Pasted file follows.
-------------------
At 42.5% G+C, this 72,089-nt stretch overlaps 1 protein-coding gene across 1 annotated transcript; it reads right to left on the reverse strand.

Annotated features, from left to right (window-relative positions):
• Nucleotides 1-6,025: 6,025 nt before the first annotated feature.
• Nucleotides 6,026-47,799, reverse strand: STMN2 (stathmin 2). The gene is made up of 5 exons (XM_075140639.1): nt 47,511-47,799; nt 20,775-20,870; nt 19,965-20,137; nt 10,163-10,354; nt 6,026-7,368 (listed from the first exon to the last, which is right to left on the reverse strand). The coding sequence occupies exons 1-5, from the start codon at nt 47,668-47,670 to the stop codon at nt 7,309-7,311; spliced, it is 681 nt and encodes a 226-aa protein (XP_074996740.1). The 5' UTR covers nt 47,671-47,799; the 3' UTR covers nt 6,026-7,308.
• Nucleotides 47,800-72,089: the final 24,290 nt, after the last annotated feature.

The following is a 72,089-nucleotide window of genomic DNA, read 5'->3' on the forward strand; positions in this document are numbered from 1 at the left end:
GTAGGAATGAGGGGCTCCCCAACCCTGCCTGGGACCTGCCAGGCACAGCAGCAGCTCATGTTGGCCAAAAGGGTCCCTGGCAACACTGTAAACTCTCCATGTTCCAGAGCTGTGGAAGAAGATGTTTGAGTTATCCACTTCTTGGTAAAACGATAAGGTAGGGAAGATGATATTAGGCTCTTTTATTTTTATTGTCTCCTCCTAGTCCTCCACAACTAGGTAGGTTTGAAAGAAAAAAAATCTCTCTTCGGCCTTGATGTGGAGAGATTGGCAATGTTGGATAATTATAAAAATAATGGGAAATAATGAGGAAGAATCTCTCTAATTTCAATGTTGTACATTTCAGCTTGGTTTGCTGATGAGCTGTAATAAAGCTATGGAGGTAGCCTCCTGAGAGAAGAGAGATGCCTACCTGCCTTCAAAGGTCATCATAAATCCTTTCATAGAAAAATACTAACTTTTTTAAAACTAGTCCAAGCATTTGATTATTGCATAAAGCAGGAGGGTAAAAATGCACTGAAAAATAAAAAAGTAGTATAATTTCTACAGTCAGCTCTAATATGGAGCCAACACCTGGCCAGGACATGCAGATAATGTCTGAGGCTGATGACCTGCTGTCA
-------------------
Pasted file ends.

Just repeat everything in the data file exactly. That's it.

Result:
At 42.5% G+C, this 72,089-nt stretch overlaps 1 protein-coding gene across 1 annotated transcript; it reads right to left on the reverse strand.

Annotated features, from left to right (window-relative positions):
• Nucleotides 1-6,025: 6,025 nt before the first annotated feature.
• Nucleotides 6,026-47,799, reverse strand: STMN2 (stathmin 2). The gene is made up of 5 exons (XM_075140639.1): nt 47,511-47,799; nt 20,775-20,870; nt 19,965-20,137; nt 10,163-10,354; nt 6,026-7,368 (listed from the first exon to the last, which is right to left on the reverse strand). The coding sequence occupies exons 1-5, from the start codon at nt 47,668-47,670 to the stop codon at nt 7,309-7,311; spliced, it is 681 nt and encodes a 226-aa protein (XP_074996740.1). The 5' UTR covers nt 47,671-47,799; the 3' UTR covers nt 6,026-7,308.
• Nucleotides 47,800-72,089: the final 24,290 nt, after the last annotated feature.

The following is a 72,089-nucleotide window of genomic DNA, read 5'->3' on the forward strand; positions in this document are numbered from 1 at the left end:
GTAGGAATGAGGGGCTCCCCAACCCTGCCTGGGACCTGCCAGGCACAGCAGCAGCTCATGTTGGCCAAAAGGGTCCCTGGCAACACTGTAAACTCTCCATGTTCCAGAGCTGTGGAAGAAGATGTTTGAGTTATCCACTTCTTGGTAAAACGATAAGGTAGGGAAGATGATATTAGGCTCTTTTATTTTTATTGTCTCCTCCTAGTCCTCCACAACTAGGTAGGTTTGAAAGAAAAAAAATCTCTCTTCGGCCTTGATGTGGAGAGATTGGCAATGTTGGATAATTATAAAAATAATGGGAAATAATGAGGAAGAATCTCTCTAATTTCAATGTTGTACATTTCAGCTTGGTTTGCTGATGAGCTGTAATAAAGCTATGGAGGTAGCCTCCTGAGAGAAGAGAGATGCCTACCTGCCTTCAAAGGTCATCATAAATCCTTTCATAGAAAAATACTAACTTTTTTAAAACTAGTCCAAGCATTTGATTATTGCATAAAGCAGGAGGGTAAAAATGCACTGAAAAATAAAAAAGTAGTATAATTTCTACAGTCAGCTCTAATATGGAGCCAACACCTGGCCAGGACATGCAGATAATGTCTGAGGCTGATGACCTGCTGTCA